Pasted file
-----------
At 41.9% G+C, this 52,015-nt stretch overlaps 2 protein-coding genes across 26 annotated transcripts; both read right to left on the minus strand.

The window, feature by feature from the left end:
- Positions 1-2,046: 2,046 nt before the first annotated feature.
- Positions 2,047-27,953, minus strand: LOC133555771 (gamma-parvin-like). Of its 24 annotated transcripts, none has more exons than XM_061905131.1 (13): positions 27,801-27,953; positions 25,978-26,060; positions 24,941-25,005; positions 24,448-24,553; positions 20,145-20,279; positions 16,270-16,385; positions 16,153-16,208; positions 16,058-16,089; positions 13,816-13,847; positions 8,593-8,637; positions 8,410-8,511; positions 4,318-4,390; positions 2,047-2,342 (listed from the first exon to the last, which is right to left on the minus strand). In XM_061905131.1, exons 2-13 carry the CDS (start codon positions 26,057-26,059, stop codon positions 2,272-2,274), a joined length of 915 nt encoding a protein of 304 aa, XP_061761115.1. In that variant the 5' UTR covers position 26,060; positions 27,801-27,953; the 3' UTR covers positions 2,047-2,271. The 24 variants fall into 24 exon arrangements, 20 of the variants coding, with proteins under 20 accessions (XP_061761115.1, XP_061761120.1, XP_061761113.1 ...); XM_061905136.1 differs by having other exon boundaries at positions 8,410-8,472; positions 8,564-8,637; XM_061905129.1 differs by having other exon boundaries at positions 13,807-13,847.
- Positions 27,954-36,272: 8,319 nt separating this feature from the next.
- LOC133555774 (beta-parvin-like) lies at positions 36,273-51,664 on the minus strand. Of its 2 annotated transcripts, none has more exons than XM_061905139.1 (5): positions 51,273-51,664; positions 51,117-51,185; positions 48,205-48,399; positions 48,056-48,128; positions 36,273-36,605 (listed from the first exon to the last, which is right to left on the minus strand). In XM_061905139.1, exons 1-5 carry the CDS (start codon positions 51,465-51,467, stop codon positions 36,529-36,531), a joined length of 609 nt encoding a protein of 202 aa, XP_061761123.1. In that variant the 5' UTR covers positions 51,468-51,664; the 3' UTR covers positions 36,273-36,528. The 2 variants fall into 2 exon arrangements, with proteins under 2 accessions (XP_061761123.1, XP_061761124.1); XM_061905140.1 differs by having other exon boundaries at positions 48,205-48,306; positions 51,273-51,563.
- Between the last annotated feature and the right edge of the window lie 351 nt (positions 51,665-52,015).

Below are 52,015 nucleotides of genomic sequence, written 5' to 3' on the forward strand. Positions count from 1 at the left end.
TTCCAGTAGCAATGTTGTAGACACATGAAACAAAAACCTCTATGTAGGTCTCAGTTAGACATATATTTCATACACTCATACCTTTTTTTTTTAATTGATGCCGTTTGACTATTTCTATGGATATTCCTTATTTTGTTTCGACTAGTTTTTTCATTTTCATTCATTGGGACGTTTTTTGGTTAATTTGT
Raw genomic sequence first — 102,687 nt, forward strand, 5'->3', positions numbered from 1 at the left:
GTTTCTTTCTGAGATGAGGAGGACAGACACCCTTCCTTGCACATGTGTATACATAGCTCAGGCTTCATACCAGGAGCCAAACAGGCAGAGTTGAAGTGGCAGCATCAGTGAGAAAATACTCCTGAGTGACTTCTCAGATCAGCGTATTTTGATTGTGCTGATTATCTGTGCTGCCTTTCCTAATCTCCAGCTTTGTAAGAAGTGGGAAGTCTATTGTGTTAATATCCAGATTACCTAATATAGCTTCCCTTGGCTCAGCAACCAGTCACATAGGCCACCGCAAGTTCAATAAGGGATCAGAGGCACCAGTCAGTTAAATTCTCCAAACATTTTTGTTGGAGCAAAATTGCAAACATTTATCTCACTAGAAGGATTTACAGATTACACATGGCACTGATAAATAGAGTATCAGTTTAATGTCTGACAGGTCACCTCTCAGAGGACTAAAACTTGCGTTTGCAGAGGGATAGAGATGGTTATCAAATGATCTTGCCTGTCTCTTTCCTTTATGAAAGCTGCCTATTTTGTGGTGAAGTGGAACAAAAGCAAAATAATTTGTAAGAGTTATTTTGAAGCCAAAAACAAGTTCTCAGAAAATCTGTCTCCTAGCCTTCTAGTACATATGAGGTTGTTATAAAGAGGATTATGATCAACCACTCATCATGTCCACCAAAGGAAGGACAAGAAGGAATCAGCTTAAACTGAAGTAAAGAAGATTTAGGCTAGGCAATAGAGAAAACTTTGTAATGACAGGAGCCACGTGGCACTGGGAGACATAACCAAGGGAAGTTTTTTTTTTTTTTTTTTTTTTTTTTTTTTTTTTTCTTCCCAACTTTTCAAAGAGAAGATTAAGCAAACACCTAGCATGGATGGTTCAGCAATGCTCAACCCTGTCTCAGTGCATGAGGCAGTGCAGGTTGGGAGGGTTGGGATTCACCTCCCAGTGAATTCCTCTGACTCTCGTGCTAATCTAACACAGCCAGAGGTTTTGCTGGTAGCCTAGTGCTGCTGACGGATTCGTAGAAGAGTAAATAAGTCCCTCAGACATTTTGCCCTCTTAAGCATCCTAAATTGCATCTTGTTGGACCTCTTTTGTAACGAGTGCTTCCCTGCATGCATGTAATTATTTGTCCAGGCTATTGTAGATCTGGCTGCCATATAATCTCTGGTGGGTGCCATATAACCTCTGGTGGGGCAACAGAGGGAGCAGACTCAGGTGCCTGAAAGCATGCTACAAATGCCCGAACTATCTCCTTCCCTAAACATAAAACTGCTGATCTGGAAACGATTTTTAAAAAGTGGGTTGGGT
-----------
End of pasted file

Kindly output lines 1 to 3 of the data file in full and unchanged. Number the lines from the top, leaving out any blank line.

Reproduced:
At 41.9% G+C, this 52,015-nt stretch overlaps 2 protein-coding genes across 26 annotated transcripts; both read right to left on the minus strand.

The window, feature by feature from the left end:
- Positions 1-2,046: 2,046 nt before the first annotated feature.